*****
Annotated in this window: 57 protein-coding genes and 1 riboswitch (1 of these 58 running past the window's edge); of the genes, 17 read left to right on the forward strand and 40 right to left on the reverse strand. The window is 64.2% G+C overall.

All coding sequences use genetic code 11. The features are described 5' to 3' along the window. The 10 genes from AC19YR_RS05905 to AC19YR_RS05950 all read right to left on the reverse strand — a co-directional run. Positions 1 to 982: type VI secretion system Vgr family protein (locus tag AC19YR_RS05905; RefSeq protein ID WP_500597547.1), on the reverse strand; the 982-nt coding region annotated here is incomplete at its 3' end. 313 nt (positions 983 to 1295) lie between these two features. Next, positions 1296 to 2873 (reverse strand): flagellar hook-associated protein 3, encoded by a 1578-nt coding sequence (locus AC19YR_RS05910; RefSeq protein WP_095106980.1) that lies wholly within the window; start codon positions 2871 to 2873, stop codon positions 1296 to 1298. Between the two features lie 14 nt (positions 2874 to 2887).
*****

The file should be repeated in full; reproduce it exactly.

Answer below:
Annotated in this window: 57 protein-coding genes and 1 riboswitch (1 of these 58 running past the window's edge); of the genes, 17 read left to right on the forward strand and 40 right to left on the reverse strand. The window is 64.2% G+C overall.

All coding sequences use genetic code 11. The features are described 5' to 3' along the window. The 10 genes from AC19YR_RS05905 to AC19YR_RS05950 all read right to left on the reverse strand — a co-directional run. Positions 1 to 982: type VI secretion system Vgr family protein (locus tag AC19YR_RS05905; RefSeq protein ID WP_500597547.1), on the reverse strand; the 982-nt coding region annotated here is incomplete at its 3' end. 313 nt (positions 983 to 1295) lie between these two features. Next, positions 1296 to 2873 (reverse strand): flagellar hook-associated protein 3, encoded by a 1578-nt coding sequence (locus AC19YR_RS05910; RefSeq protein WP_095106980.1) that lies wholly within the window; start codon positions 2871 to 2873, stop codon positions 1296 to 1298. Between the two features lie 14 nt (positions 2874 to 2887).